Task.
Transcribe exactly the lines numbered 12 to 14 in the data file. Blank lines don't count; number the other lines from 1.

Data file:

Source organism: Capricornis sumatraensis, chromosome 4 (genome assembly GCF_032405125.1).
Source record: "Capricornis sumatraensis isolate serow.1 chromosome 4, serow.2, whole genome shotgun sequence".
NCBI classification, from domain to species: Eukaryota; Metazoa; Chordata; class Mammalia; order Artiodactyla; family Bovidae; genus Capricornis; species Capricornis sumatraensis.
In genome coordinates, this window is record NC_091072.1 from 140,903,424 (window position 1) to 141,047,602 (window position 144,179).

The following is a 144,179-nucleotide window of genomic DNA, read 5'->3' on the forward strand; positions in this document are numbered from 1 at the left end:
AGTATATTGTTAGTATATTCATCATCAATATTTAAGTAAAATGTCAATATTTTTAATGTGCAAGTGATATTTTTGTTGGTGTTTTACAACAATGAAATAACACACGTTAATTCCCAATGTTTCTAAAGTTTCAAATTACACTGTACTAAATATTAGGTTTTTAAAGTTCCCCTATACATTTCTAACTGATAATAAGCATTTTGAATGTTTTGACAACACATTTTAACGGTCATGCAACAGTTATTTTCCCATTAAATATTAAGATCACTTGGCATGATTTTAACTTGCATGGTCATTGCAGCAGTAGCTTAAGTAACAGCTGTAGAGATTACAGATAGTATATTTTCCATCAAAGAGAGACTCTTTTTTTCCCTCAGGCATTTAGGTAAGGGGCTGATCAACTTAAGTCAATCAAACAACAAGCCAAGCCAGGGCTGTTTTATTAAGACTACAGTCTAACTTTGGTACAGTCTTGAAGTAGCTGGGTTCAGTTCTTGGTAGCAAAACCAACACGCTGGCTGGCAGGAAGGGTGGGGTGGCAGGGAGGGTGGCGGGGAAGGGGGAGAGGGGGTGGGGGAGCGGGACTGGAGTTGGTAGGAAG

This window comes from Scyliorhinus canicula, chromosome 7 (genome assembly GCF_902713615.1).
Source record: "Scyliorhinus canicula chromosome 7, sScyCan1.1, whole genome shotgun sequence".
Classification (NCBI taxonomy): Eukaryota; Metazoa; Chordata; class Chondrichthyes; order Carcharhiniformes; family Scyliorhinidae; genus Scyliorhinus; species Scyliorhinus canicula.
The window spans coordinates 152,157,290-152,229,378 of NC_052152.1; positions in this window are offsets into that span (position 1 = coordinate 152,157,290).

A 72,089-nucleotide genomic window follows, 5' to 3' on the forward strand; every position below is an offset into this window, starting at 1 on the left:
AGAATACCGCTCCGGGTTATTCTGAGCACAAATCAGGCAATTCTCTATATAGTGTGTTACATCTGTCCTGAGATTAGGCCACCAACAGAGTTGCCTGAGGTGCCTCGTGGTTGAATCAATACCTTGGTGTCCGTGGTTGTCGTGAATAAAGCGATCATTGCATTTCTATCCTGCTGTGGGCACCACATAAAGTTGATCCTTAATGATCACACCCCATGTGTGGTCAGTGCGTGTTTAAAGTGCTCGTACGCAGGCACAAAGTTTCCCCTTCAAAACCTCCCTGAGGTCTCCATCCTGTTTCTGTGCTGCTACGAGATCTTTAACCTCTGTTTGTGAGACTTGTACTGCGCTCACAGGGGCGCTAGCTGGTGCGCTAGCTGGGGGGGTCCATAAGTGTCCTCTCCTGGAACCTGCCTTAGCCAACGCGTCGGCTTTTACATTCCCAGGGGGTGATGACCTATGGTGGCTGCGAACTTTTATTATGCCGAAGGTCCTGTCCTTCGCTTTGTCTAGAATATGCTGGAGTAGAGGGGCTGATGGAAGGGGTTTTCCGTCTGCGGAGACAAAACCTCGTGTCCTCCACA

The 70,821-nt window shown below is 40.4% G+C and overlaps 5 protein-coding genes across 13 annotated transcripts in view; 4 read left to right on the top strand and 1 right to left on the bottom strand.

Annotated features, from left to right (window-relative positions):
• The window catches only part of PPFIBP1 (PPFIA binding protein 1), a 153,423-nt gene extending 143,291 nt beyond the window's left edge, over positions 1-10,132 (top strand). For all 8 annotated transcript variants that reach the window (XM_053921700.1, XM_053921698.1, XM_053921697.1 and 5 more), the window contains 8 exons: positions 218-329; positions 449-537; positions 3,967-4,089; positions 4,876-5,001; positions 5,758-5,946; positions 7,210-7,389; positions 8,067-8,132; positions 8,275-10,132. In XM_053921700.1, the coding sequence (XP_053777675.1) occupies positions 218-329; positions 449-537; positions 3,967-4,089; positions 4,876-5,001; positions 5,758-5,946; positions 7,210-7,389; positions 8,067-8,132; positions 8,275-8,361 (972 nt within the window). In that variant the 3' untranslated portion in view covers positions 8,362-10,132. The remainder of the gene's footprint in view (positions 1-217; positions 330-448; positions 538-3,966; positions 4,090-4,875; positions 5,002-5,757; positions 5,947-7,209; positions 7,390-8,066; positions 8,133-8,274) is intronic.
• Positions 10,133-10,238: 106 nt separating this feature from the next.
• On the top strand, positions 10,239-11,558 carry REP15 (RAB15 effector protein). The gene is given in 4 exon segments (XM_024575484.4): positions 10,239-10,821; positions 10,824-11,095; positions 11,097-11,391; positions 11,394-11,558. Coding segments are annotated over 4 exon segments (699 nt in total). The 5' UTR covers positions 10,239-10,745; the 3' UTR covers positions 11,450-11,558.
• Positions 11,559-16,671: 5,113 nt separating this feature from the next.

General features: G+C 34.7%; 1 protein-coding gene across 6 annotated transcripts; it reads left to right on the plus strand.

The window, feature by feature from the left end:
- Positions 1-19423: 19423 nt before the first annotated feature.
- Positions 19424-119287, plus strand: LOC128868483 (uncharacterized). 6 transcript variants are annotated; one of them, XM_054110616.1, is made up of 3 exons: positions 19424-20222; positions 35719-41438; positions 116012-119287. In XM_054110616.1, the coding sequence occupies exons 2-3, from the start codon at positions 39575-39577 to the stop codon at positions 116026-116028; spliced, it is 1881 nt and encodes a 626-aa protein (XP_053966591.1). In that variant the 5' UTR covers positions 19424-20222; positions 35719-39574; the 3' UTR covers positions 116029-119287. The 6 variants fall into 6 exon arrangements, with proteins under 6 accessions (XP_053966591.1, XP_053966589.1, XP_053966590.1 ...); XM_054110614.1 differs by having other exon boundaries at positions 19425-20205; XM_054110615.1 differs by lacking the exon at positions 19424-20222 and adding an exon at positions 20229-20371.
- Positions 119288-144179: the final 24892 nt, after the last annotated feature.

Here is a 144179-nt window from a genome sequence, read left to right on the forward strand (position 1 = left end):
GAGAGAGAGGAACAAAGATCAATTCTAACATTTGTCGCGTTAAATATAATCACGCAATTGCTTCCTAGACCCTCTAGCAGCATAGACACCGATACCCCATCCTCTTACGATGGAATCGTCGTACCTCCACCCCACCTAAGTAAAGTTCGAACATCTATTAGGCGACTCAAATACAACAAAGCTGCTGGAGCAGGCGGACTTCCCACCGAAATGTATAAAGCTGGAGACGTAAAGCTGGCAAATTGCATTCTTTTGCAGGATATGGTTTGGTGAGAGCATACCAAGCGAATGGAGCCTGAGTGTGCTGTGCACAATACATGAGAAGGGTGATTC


AGAATACCGCTCCGGGTTATTCTGAGCACAAATCAGGCAATTCTCTATATAGTGTGTTACATCTGTCCTGAGATTAGGCCACCAACAGAGTTGCCTGAGGTGCCTCGTGGTTGAATCAATACCTTGGTGTCCGTGGTTGTCGTGAATAAAGCGATCATTGCATTTCTATCCTGCTGTGGGCACCACATAAAGTTGATCCTTAATGATCACACCCCATGTGTGGTCAGTGCGTGTTTAAAGTGCTCGTACGCAGGCACAAAGTTTCCCCTTCAAAACCTCCCTGAGGTCTCCATCCTGTTTCTGTGCTGCTACGAGATCTTTAACCTCTGTTTGTGAGACTTGTACTGCGCTCACAGGGGCGCTAGCTGGTGCGCTAGCTGGGGGGGTCCATAAGTGTCCTCTCCTGGAACCTGCCTTAGCCAACGCGTCGGCTTTTACATTCCCAGGGGGTGATGACCTATGGTGGCTGCGAACTTTTATTATGCCGAAGGTCCTGTCCTTCGCTTTGTCTAGAATATGCTGGAGTAGAGGGGCTGATGGAAGGGGTTTTCCGTCTGCGGAGACAAAACCTCGTGTCCTCCACA

The 70,821-nt window shown below is 40.4% G+C and overlaps 5 protein-coding genes across 13 annotated transcripts in view; 4 read left to right on the top strand and 1 right to left on the bottom strand.

Annotated features, from left to right (window-relative positions):